15. Get more of the better lambs with yard joining
Yard joining originated in southwest Queensland and was used to improve contact between ewes and rams when together in very large paddocks. As a mating strategy, it was very successful.
In recent years it has been used to increase the number of ewes that get pregnant to “superior” rams. The main purpose of yard joining is not to use fewer rams. However, when there are more ewes with each ram there is crowding with the greater numbers of sexually active ewes packing in around each ram and reducing his ability to serve the ewes. This problem can be eliminated by putting the rams with the ewes overnight. There are no fewer sexually active ewes, but, under the cover of darkness, the interaction between any one ewe and the ram is less visually obvious and there is no crowding.
Scanning plays an important role in association with yard joining, because by careful ageing of the pregnancies, the success of the program and all of the progeny of the elite rams will be identified.
As the term suggests, yard mating is practiced in smallish areas. More ewes are served by each ram and as a consequence no time is available for the process of ram meeting ewe, nor can crowding be allowed.
The mating area may range in size from 20 m2 to a hectare. There should be water and shade available, however, there have been successful yard mating programs where there was water, but no shade. If the area is adjacent to a woolshed or a set of yards, it is helpful when drafting rams out for the day.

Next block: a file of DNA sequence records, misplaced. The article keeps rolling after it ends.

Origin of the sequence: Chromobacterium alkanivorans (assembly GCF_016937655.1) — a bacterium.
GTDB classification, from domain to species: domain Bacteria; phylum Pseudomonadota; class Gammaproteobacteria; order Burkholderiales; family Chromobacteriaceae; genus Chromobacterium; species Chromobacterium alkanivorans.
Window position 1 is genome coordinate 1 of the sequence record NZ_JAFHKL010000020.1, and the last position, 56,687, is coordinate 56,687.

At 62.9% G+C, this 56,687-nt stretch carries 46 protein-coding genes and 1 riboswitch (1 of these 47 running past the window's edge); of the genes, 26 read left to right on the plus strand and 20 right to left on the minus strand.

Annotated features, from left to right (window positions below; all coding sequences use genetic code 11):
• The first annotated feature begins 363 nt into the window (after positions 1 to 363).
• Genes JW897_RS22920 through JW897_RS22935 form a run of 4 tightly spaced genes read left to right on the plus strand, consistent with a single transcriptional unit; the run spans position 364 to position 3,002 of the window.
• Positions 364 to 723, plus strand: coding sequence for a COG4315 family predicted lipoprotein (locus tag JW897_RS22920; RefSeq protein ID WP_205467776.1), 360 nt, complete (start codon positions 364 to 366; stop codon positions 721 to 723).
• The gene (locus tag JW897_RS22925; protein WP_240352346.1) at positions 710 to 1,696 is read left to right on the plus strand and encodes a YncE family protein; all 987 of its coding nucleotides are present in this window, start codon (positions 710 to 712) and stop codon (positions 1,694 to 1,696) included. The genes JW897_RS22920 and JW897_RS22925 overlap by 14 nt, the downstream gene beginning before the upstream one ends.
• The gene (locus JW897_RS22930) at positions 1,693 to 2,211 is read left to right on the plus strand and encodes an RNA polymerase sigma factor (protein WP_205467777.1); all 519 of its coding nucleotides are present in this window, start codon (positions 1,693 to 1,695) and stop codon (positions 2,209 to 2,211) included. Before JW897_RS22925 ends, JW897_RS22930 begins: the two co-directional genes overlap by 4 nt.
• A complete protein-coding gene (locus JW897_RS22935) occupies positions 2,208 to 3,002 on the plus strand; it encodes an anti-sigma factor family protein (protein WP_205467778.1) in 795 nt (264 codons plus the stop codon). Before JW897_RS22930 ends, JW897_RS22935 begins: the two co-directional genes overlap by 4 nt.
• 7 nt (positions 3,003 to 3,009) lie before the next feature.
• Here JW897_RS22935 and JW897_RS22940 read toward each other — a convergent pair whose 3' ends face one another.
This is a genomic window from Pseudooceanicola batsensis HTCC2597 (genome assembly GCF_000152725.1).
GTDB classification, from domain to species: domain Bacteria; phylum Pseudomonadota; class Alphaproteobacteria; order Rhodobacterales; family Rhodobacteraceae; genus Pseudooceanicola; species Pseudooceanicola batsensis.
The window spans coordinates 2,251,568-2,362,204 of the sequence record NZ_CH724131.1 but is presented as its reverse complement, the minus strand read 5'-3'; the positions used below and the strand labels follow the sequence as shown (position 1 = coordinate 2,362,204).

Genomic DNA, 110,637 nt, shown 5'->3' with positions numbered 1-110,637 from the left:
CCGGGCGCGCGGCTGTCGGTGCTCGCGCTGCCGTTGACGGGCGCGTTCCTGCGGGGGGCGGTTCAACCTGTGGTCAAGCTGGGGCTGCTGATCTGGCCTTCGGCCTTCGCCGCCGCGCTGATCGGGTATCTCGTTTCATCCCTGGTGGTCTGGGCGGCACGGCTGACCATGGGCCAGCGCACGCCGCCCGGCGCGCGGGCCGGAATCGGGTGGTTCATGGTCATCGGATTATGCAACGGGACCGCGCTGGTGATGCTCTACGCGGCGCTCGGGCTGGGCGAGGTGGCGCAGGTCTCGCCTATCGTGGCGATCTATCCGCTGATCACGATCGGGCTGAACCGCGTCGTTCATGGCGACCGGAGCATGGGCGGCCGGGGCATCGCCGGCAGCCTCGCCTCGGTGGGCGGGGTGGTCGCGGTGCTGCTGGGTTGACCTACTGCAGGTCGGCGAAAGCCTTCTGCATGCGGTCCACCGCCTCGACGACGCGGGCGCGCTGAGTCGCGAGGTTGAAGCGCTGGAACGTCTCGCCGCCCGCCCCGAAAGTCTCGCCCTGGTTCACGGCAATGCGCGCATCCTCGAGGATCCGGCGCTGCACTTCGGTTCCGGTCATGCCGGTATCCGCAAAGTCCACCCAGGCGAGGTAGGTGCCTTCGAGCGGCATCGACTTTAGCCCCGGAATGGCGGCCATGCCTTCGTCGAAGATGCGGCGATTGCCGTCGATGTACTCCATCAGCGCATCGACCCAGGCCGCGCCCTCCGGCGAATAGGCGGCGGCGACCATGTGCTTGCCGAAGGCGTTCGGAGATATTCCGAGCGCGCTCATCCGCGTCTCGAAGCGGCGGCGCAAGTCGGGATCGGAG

Running rams with ewes
Rams are run with ewes during the night and away from ewes during the day, 14 hours with ewes and 10 hours away from ewes. When removing the rams from the ewes, it is usually easier to cut a wing of ewes off with the rams then draft the rams off in the usual manner. Many programs involve getting the rams out at 7.00 to 8.00 am and running them back with the ewes at about 4.30 to 5.00 pm. Having the mating area close to a set of yards is obviously beneficial.
It is never hard to get rams back with the ewes in the evening because they are usually waiting at the gate. A bit more work involved in getting rams away from ewes in the morning, but this extra effort is the cost of getting more ewes to join with superior rams.
Length of joining
A paddock joining normally lasts 5 to 6 weeks, i.e. two 17 day cycles plus a few extra days (the extra days being needed to give ewes that have cycles longer than 17 days, two chances to get pregnant). The first 17 to 20 days of yard joining is with the “superior” rams and the remainder is in a larger area with additional rams added to the mob.
Number of ewes per ram
Successful yard joining programs have been conducted when average number of ewes per ram was 233 and ranged from 175 to 380. The lower end of this range tended to be single sire mobs whereas the higher end of the range featured ram syndicates where there were still 380 ewes per ram.
In a commercial flock, a syndicate of 2 rams could be joined to 500 ewes in a yard-joining program. Indeed a syndicate of 6 rams could be joined to 1400 ewes. In each of these situations, 50 to 60 percent of the ewes would be pregnant to the ram syndicate as a result of 22 days of joining. Pregnancy rates of over 90% are achieved by running more rams (e.g. the original 6 plus 6 more) with the ewes during the last 20 days of the joining.
Yard joining versus single sire joining
A single sire joining is normally one ram with about 100 to 120 ewes. If 175 ewes were joined to one ram in a single sire group where the ram and ewes remained together throughout joining, there might be 100 to 120 ewes pregnant after two cycles of joining. If the same ratio of ewes to rams was joined in a yard joining program there would be 150 to 160 ewes pregnant after two cycles. The difference is due to the lack of crowding in the yard joining.
Preparing the rams
During the night when the rams are with the ewes, there is little time available for anything other than mating. Because of this it is critically important to have the rams well prepared for the program by providing a high protein ration e.g. Lupins, high protein pellets, Lucerne hay, all fed at an ad-lib level.